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Shelby town supervisor says overlay district proposal may be ‘too restrictive’

By Tom Rivers, Editor Posted 12 October 2016 at 9:23 am
File photo by Tom Rivers: Shelby Town Supervisor Skip Draper leads a public hearing on Sept. 7 about a proposed overlay district near the wildlife refuge that would ban a quarry and many other uses viewed by town officials as incompatible with the wildlife refuge. Shelby Town Clerk Darlene Rich is at left and attorney Dan Spitzer is at right.

File photo by Tom Rivers: Shelby Town Supervisor Skip Draper leads a public hearing on Sept. 7 about a proposed overlay district near the wildlife refuge that would ban a quarry and many other uses viewed by town officials as incompatible with the wildlife refuge. Shelby Town Clerk Darlene Rich is at left and attorney Dan Spitzer is at right.

SHELBY – Town Supervisor Skip Draper said the Town Board “will take a deeper look” at a proposed overlay district that borders the Iroquois National Wildlife Refuge.

The Town Board held a public hearing on the district on Sept. 7 and many residents objected to the district’s ban on uses the town viewed as incompatible with the refuge.

The proposed overlay district would establish a 3,000-foot buffer north of the refuge and ban quarries, junk yards, kennels, airports, motor vehicle repair shops, outdoor commercial recreation areas and telecommunication facilities.

The Town Board proposed the overlay district after Frontier Stone LLC cleared a hurdle with the state Department of Environmental Conservation for a quarry. Frontier wants to use 215 acres of land on Fletcher Chapel Road owned by the Zelazny family for a proposed quarry that would be established in four phases, over 75 years, with 11.6 acres mined in the first 11 years.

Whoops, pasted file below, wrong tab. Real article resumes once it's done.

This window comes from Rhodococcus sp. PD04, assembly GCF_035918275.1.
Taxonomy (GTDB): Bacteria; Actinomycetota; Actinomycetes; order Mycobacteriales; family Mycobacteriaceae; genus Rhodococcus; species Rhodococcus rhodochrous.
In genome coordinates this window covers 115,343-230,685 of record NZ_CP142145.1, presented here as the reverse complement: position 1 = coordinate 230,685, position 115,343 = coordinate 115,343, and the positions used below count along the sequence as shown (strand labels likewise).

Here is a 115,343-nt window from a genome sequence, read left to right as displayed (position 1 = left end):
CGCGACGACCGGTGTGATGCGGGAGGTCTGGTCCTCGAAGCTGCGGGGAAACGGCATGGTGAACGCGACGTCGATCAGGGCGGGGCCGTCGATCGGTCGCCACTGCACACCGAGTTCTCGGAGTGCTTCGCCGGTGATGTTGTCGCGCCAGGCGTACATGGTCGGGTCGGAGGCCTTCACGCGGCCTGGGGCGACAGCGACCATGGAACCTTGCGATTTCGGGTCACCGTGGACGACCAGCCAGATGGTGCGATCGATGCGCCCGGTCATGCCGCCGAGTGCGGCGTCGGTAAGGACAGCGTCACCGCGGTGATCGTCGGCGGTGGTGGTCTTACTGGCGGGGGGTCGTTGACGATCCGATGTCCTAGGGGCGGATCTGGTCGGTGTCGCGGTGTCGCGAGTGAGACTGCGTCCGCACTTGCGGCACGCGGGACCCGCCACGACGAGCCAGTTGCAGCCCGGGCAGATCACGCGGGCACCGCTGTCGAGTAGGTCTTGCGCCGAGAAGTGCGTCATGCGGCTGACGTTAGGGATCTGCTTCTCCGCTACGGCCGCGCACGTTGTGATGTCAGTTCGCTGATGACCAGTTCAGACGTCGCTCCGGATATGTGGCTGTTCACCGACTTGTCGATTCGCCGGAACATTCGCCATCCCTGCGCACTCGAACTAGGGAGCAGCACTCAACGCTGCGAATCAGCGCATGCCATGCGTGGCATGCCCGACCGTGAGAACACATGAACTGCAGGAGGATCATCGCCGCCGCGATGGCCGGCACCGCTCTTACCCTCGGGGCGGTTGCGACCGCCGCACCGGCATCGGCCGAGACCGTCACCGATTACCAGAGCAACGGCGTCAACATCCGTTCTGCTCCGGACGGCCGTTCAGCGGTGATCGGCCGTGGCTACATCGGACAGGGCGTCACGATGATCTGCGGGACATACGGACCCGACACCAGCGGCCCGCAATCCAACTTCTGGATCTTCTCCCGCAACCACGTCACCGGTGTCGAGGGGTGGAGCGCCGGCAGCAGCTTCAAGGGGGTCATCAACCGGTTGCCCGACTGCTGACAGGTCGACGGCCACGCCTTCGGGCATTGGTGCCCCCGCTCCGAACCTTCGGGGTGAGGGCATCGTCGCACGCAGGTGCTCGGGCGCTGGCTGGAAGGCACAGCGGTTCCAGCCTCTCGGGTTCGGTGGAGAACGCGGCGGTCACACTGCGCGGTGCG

David Mahar, president of Frontier, and the Zelazny family say the overlay district is discriminatory, targeting the quarry and other businesses.

Many farmers and other landowners, representing more than two thirds of the property in a proposed Wildlife Refuge Protection District, filed a protest petition last month with the Town of Shelby, saying the proposed law would restrict their ability to use their property.

Residents had until Oct. 1 to submit written comments about the proposed district. Draper said on Tuesday evening that the Town Board will review those comments and decide the next steps.

“It may be too restrictive,” Draper said about the proposal that would affect 3,821 acres in town.

In other action during Tuesday’s board meeting:

• The board set a public hearing for 6:30 p.m. on Nov. 7 at the Town Hall to override the tax cap. The tax cap in 2017 allows for no more than a 0.68 percent tax increase in Shelby. (The Town Board can override the tax cap.)

The Town Board and town department heads are working on the budget.

“It’s absolutely too early to say (if the town will need to override the cap),” Draper said.

But to have the option, the town needs to have a public hearing about the tax cap.

• The board usually meets the second Tuesday each month, but in November will meet the first Monday on Nov. 7 due to the election falling on the second Tuesday, Nov. 8.

• The board will have budget workshops at 6 p.m. on Oct. 17, Oct. 19, and Oct. 20 and it set 5:30 p.m. on Nov. 10 as the budget hearing.

• The board will have a special meeting at 6 p.m. on Oct. 18 to award the bid for Water District No. 12.

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